We should pass federal privacy legislation similar to what California passed. We should require full disclosure of who buys campaign ads on digital platforms. As part of a national AI strategy, we should address tech addiction and programming bias. We should harness the best in innovation but also protect our citizens. My wife [April] is the Washington director of Common Sense Media and is a leader in these areas.
Big companies engage in bidding wars to open or expand facilities in exchange for tax and other incentives. What problems do you have with this, and does it perpetuate inequality?
This practice does not help net U.S. job growth, it is a race to the bottom and it is effectively a form of corporate subsidies, many of which (but not all) have proved to have very low returns on investment relative to other investments. For example, I found the Amazon process unseemly, but at the same time I believe New York City made a mistake rejecting them. It is my sense that the package NYC offered was justified based on the assurances Amazon provided. The dynamic exists for these “auctions” because so many areas are hungry for economic development. Last year 80 percent of venture capital funding went to 50 counties in the United States. This has created massive inequality of opportunity and is turning the country into a nation of birthright instead of a country of opportunity. We need real polices that foster broader economic development so that fewer locations show up with bids the next time a corporation wants to run a national auction. [Amazon founder and chief executive Jeffrey P. Bezos owns The Post.]
What’s your solution to skyrocketing college tuition costs and student debt?
Post-high school graduation, every American should be able to attend community college or obtain career and technical training at no cost. The eligible programs should meet quality and graduation metrics in order to qualify. We should also have more creative loan repayment programs tied to income and work to lower the payments on student loans. Working together, this would allow a student to obtain two years of college at no cost and then finish the last two years at a lower cost. I have also called for a national service program that gives all high school graduates the opportunity (but not the obligation) to serve their country, either in the military, by doing community service, or through a new “infrastructure” program to rebuild parks and federal assets. In addition to all the unifying benefits and skill building associated with this, we could provide discounted student loans to students who serve, which would create another avenue for lower college costs.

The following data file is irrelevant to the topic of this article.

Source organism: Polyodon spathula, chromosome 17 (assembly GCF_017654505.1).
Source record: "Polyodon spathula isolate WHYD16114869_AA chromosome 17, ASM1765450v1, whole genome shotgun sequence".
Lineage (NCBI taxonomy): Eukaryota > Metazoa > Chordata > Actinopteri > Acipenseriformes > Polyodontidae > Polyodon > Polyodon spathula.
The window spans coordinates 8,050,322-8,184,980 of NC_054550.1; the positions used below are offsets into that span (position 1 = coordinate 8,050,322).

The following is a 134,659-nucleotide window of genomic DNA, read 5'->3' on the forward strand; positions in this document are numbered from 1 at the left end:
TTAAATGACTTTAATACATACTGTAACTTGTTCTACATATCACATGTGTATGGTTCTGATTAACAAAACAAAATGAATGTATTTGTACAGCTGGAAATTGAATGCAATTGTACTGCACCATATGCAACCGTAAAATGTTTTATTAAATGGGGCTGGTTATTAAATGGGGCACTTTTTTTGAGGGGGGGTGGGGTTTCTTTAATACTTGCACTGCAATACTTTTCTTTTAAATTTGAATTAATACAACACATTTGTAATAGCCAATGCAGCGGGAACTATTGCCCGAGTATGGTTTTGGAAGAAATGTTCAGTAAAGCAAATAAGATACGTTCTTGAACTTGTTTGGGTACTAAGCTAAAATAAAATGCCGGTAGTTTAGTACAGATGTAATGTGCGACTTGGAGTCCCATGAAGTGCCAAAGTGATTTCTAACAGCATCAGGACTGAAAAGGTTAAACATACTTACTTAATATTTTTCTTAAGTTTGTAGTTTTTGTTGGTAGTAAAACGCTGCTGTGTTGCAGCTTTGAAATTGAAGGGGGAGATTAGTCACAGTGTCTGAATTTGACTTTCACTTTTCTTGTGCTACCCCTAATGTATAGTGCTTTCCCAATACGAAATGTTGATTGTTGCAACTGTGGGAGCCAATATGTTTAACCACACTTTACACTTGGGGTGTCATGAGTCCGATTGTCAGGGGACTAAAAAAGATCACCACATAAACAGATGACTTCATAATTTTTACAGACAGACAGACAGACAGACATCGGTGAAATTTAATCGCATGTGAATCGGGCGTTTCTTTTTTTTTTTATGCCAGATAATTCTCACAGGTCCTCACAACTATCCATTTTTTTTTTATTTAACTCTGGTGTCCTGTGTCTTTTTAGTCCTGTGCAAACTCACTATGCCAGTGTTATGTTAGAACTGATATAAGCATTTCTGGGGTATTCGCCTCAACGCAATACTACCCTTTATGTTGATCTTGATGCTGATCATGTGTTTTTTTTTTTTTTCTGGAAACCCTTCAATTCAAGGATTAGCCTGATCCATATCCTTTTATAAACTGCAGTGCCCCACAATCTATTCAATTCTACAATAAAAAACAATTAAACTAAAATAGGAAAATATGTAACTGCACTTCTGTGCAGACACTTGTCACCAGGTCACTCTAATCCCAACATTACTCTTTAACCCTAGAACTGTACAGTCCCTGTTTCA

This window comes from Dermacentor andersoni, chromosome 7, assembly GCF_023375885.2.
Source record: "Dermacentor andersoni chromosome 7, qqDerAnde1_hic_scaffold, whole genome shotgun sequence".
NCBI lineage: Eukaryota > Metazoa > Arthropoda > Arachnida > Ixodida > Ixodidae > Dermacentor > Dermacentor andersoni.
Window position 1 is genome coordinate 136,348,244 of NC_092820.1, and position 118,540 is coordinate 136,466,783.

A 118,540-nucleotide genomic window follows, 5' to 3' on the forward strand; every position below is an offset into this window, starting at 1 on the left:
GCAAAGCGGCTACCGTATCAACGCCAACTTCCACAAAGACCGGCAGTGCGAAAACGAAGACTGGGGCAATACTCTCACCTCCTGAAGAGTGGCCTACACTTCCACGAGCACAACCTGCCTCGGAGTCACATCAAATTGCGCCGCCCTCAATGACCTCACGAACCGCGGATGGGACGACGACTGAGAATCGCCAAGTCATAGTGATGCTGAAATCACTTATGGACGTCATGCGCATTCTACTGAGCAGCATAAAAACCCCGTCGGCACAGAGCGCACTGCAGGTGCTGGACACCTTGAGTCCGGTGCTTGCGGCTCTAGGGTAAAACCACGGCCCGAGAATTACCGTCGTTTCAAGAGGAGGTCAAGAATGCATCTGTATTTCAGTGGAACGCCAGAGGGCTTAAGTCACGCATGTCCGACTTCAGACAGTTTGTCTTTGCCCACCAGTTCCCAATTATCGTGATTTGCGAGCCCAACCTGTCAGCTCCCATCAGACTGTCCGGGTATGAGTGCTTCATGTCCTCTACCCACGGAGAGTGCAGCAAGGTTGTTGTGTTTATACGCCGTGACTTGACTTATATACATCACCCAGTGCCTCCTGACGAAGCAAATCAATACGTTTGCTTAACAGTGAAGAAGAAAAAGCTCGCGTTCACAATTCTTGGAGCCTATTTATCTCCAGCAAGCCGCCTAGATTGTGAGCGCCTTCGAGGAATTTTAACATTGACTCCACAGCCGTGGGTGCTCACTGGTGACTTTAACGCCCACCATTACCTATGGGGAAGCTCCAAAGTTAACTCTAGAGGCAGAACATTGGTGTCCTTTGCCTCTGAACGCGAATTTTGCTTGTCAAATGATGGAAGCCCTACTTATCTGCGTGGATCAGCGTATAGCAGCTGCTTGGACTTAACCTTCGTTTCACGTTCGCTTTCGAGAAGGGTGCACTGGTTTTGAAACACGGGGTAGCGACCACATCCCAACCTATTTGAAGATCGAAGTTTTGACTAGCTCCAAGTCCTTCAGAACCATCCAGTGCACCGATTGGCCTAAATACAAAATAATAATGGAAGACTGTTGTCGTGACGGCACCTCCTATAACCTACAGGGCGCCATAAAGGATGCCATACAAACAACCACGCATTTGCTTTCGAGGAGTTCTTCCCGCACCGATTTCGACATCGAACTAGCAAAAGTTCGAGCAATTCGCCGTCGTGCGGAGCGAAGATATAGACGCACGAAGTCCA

As a preliminary matter, Delaney should get credit for direct, substantive answers, especially on the debt. He’s the first Democrat who’s answered these questions to specify how much debt we can carry and to address reform of Social Security.
On trade, Delaney seems to have hit upon an economically and politically viable solution: open up foreign markets and use domestic legislation, not tariffs, to address the adverse effect on American workers. He and other Democrats should also be forthright about the availability of the World Trade Organization to address foreign unfair competition. If that body needs reform, we should push forward so countries have viable remedies and need not resort to unwinnable trade wars.
Delaney makes a smart point about the concentration of venture capital in relatively few places. We’d like to hear him expound more on the trail about what to do about this. It’s the chicken-or-egg problem: Without investment and the promise of good jobs, it’s hard to set up a world-class university or make huge expenditures in infrastructure, which are needed to attract investment. We’d like to see candidates address an unpopular but perhaps necessary solution, namely moving people from distressed areas to where the high-tech jobs are instead of moving the high-tech jobs to distressed areas.
On education, Delaney and other candidates rightly stress alternatives to four-year schools. However, four-year college tuition even at public schools has skyrocketed, to the dismay of middle-class families. It would be interesting to see if college presidents were treated like oil company executives — hauled before Congress to explain the price gouging and whether there is any price fixing going on. Moreover, should uber-expensive universities with billions in endowment money get to keep their nonprofit status, especially if they continue charging students ungodly amounts for a diploma? No there’s a way to raise revenue — or pressure universities to start lowering their prices.